The government needs to act urgently to protect the British people against the economic turmoil that was not of their making, but is now resulting in them losing their jobs and struggling to pay their rent or mortgage and fuel bills. There should be no blank cheques to bail out the banks that contributed to this crisis.

We are calling upon the government to implement a people's programme to protect our people from the crisis, not just the bankers, including:

1) Nationalising the banks and establishing democratic control over banking decisions, ensuring democratic representation on boards, ending the bonus binges, controlling executive pay and shareholder rewards;

2) Cutting interest rates significantly and immediately, restoring democratic control over key economic decision-making by not only widening the remit of the Bank of England beyond ensuring price stability to advising on the wider economic health of the country, but also reverting the Bank's role to being one voice among many others to be taken into account;

3) Securing people a home by converting repossessions to social rentals so that people have a "right to stay" in their homes and embarking on a massive council housebuilding programme;

4) Enhancing security in employment by ensuring people have a say over the future of the companies by strengthening rights and representation at work;

5) Bring fuel bills under control with price controls on the consumer price of gas and electricity, so that people are not being forced to choose between heating and eating this winter, with the threat of nationalisation if needed.

The entire system is bankrupt. Look at all the derivative obligations sloshing around in the banking system. We are at a point of no return, no amount of money pumping will bail out the massive derivatives market. All they will do is create hyperinflation.

Link to comment
Share on other sites

I'm a little amazed that the $AUS is down to 70c to the $US; when I came back from the US in June it was 98c and they were talking parity by Xmas. I wish I had put the US$1300 I brought back aside; it would be worth a lot more now!

Still, I'm confused as to why it is happening. All reports say that Australia is best prepared to weather this financial storm. Then again, I have no idea about these things.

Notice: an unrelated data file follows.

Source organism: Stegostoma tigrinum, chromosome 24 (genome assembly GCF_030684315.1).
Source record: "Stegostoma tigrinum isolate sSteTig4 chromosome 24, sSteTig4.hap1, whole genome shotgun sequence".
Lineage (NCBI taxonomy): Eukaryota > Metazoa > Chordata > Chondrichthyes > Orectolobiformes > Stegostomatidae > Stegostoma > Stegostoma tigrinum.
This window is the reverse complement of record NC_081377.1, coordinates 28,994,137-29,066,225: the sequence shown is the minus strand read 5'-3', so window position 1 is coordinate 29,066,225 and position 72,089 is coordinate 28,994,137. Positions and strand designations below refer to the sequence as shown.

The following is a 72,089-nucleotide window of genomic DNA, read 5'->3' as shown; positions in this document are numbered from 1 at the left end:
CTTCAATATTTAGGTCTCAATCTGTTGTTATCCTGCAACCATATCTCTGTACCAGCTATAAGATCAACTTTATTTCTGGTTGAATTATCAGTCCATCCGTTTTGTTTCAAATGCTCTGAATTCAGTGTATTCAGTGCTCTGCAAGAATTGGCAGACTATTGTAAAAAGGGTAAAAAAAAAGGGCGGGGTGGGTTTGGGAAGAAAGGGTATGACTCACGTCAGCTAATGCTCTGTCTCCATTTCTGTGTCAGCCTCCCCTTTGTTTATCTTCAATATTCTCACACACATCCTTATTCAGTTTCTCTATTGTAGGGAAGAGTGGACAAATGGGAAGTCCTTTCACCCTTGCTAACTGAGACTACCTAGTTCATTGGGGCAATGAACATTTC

Link to comment
Share on other sites

I'm a little amazed that the $AUS is down to 70c to the $US; when I came back from the US in June it was 98c and they were talking parity by Xmas. I wish I had put the US$1300 I brought back aside; it would be worth a lot more now!

Still, I'm confused as to why it is happening. All reports say that Australia is best prepared to weather this financial storm. Then again, I have no idea about these things.

It is happening because no one really believes politicians that says everything is fine. It is one of the reasons why McCain lost so much support when he said this just before the crash in share-prices. Despite the action taken by governments in the US and the UK, share-prices in both countries continue to fall. For example, yesterday US stocks fell for a seventh straight session, with the Dow Jones index tumbling below 9,000 points for the first time in five years. In the UK they are at their lowest point since 1997. The real reason for this is that the banks have still not revealed the full details of their bad debt. In fact, it is claimed that because of the way these deals were packaged, they do not know themselves. All the banks in Iceland have collapsed. Yet only last week they had 3 star ratings from the leading agencies. Clearly, we have reached the point where none of the banks and the regulatory institutions can be trusted. As a result, the shares will continue to fall. Only governments can raise loans because they are backed by future taxes. Eventually, governments will be forced to takeover the banking system (as they have already done in Iceland) or we will see the end of capitalism as we know it.

Link to comment
Share on other sites

Australian Prime Minister Kevin Rudd has now announced a A$10.4bn ($7.3bn) economic stimulus package. It will allow for one-off payments to the country's low-wage earners and pensioners and follows earlier announcements of guarantees of bank deposits for three years.

This is a good move as people on low incomes will always spend money given to them and will help the economy. It is also morally right to give money to the poor rather than to the rich. Maybe, Bush will follow this example.

Link to comment
Share on other sites

Please sign in to comment

You will be able to leave a comment after signing in



Sign In Now
 Share


×
×
  • Create New...